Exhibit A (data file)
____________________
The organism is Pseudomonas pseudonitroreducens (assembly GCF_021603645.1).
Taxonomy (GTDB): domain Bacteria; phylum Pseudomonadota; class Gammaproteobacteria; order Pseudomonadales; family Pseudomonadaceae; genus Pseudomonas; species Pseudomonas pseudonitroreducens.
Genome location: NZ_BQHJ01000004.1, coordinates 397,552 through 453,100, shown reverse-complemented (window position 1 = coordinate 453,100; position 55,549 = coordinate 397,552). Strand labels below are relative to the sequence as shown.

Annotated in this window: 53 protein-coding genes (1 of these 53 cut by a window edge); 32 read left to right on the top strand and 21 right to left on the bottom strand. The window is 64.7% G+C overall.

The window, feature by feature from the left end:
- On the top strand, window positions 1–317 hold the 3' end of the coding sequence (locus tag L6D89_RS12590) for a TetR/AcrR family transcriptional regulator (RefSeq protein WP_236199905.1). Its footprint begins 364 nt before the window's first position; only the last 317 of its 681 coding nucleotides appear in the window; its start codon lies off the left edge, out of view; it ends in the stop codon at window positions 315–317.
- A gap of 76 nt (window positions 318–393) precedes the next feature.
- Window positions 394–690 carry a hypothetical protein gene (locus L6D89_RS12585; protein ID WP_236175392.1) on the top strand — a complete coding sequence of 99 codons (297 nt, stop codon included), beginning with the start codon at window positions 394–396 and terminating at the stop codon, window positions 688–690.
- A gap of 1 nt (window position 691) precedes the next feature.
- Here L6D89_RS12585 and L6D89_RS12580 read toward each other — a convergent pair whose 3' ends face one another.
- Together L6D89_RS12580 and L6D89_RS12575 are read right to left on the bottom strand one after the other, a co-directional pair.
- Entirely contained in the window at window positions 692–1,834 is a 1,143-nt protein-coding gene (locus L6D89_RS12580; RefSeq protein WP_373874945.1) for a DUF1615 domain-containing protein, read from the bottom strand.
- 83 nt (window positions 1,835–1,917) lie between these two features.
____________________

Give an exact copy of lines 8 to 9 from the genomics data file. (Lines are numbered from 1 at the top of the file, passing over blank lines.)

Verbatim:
- Window positions 394–690 carry a hypothetical protein gene (locus L6D89_RS12585; protein ID WP_236175392.1) on the top strand — a complete coding sequence of 99 codons (297 nt, stop codon included), beginning with the start codon at window positions 394–396 and terminating at the stop codon, window positions 688–690.
- A gap of 1 nt (window position 691) precedes the next feature.